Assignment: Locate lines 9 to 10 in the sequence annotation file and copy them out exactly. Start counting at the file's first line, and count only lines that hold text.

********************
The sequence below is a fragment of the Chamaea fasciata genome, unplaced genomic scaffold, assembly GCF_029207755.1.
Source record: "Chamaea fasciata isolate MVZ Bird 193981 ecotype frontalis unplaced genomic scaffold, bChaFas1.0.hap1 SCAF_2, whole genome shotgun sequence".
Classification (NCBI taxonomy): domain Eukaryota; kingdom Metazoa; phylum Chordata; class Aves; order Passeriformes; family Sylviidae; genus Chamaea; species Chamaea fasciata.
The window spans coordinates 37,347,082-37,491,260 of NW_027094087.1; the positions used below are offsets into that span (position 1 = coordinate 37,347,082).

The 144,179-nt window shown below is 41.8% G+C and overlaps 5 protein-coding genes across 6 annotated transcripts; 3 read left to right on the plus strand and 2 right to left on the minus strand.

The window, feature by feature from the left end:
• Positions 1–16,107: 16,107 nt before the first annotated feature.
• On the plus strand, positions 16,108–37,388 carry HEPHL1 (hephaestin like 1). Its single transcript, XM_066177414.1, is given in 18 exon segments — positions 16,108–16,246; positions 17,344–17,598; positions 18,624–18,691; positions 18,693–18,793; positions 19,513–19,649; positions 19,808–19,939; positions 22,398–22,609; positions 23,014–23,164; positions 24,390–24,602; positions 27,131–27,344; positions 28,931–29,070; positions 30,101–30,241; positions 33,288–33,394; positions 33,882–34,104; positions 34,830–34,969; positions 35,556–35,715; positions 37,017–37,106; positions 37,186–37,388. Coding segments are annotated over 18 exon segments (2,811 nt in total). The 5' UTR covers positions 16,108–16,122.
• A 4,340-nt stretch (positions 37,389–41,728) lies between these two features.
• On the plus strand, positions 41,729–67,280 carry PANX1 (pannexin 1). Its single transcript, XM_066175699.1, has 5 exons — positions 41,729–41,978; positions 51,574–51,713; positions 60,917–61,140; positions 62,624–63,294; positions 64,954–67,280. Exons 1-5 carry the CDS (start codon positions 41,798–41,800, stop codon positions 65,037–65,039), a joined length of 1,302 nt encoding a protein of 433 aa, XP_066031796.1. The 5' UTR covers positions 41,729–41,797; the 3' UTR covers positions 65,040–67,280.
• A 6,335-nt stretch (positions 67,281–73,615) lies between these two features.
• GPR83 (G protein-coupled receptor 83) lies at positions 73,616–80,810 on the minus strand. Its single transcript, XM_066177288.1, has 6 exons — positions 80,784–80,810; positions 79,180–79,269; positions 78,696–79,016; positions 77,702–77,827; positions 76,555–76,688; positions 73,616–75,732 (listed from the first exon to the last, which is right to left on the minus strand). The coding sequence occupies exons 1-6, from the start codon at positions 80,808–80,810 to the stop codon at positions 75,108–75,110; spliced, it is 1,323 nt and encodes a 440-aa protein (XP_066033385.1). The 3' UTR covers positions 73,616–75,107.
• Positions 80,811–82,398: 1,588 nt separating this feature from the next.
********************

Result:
• A 4,340-nt stretch (positions 37,389–41,728) lies between these two features.
• On the plus strand, positions 41,729–67,280 carry PANX1 (pannexin 1). Its single transcript, XM_066175699.1, has 5 exons — positions 41,729–41,978; positions 51,574–51,713; positions 60,917–61,140; positions 62,624–63,294; positions 64,954–67,280. Exons 1-5 carry the CDS (start codon positions 41,798–41,800, stop codon positions 65,037–65,039), a joined length of 1,302 nt encoding a protein of 433 aa, XP_066031796.1. The 5' UTR covers positions 41,729–41,797; the 3' UTR covers positions 65,040–67,280.